Mincome

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Glen Hodgson, iPolitics:

Nice idea in theory, but would it work in practice? As evidence, a social experiment called “MINCOME” was conducted by the Government of Manitoba in the 1970s, testing the impact of a GAI on the population of Dauphin, Manitoba. All Dauphin families were guaranteed an income of 60 per cent of the low-income cut-off (or LICO), as set by Statistics Canada, a level of income comparable to that under existing welfare schemes. Each dollar of income from other sources was taxed at a relatively high marginal rate of 50 per cent.

An excellent recent paper by Evelyn Forget provides analysis of the health and social impacts of the MINCOME experiment. Using data sources that (remarkably) had never before been assembled, Ms Forget demonstrates that hospitalization rates of MINCOME recipients fell by 8.5 per cent relative to similar non-recipients. Visits to doctors declined, especially for mental health concerns—meaning that the GAI appears to have produced a significant reduction in provincial health spending on the target population. More adolescents stayed in school to grade 12. Marital stability was maintained, and there was no evidence that fertility rates increased, or that birth outcomes changed. In short, the MINCOME experiment appears to have had some important success in terms of improving population health and reducing health costs, with few negative social costs.

If the MINCOME results could be reproduced and generalized across Canadian society, a GAI might produce sizable net fiscal savings, especially for provinces. A GAI that delivered income support through the tax system would allow the existing provincial welfare bureaucracy to be sharply reduced. Improved population health for lower-income persons could create savings on health care, through reduced hospitalization and fewer visits to doctors. And if the GAI system were properly calibrated to lower the welfare wall, greater labour force attachment and higher net income tax revenues could be achieved. Some important obstacles would have to be addressed. An exceptional degree of federal-provincial cooperation would be required on fiscal arrangements if a guaranteed annual income were to become a reality. The costs and benefits of a GAI system would have to be assessed carefully, with detailed research and economic modelling of key elements like the level of income support and the marginal tax rate for earned income.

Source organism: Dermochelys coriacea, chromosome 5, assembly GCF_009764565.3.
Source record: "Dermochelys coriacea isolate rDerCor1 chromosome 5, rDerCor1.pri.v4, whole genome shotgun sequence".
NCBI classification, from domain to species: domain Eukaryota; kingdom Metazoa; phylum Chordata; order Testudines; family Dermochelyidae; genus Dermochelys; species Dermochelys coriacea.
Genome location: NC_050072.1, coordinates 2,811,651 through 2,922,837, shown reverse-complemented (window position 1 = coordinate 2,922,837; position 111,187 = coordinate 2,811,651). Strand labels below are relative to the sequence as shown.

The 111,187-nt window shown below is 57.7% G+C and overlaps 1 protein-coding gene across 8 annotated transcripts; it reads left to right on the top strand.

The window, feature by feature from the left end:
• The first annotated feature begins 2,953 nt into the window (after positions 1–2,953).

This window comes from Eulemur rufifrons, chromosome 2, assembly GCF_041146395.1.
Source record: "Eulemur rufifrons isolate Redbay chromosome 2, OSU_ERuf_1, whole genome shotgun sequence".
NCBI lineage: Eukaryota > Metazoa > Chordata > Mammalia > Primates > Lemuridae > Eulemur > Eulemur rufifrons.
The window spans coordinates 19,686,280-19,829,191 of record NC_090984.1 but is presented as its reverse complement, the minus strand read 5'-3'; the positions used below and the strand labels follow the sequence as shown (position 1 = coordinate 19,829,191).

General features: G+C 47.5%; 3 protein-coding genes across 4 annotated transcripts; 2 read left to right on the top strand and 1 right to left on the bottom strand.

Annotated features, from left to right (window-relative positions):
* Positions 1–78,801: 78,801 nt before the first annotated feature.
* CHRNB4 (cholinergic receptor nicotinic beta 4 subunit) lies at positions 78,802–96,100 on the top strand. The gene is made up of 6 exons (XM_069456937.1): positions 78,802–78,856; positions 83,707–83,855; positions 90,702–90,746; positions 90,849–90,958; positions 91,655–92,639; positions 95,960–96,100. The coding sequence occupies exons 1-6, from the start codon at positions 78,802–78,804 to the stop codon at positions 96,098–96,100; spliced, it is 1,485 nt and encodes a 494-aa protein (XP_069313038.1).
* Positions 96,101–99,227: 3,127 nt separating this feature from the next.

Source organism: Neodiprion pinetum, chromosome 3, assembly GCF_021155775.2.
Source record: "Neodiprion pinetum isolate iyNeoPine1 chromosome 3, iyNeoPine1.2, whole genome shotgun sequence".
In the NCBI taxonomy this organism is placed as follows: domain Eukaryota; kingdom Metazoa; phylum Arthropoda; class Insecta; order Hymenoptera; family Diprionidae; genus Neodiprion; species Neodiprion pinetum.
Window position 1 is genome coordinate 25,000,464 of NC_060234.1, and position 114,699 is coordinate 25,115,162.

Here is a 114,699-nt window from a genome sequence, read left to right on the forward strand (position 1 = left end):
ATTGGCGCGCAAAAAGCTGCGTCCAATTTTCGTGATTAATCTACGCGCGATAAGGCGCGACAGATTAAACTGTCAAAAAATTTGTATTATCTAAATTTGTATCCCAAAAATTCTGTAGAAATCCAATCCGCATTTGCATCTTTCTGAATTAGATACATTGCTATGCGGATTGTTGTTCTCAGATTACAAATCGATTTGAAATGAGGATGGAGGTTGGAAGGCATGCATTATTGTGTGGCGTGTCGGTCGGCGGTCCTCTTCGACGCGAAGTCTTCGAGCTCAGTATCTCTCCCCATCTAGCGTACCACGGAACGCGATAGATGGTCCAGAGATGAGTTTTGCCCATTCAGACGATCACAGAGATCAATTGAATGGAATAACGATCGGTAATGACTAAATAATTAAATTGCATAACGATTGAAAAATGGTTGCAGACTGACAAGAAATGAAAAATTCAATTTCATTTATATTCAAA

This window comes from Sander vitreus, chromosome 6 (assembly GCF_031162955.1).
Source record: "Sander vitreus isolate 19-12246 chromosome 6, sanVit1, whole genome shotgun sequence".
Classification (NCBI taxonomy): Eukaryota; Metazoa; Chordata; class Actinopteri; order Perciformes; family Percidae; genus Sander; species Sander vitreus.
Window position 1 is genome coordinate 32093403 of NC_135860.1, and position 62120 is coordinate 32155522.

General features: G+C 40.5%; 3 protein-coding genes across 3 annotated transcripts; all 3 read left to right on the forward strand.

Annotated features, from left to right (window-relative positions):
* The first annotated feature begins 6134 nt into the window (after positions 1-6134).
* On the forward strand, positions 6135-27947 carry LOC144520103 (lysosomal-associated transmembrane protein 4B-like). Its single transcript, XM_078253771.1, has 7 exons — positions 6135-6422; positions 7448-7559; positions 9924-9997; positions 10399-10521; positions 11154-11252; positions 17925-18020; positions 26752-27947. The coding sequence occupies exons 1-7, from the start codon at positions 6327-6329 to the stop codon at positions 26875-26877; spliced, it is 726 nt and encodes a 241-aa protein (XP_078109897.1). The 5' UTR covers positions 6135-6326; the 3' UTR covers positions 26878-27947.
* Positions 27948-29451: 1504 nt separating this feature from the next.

We expect that economic factors—like continued fiscal deficits, ever-rising provincial health care costs and tightening labour markets—would be the political drivers for GAI reform, more than social concerns. But there are solid economic, fiscal and social reasons to give a GAI serious consideration. If properly designed and implemented, the introduction of a GAI could be one of those rare moments in public policy when a win-win-win outcome is achieved, for society and for the individuals and families affected." (http://www.other-news.info/2017/01/three-stories-on-universal-basic-income/)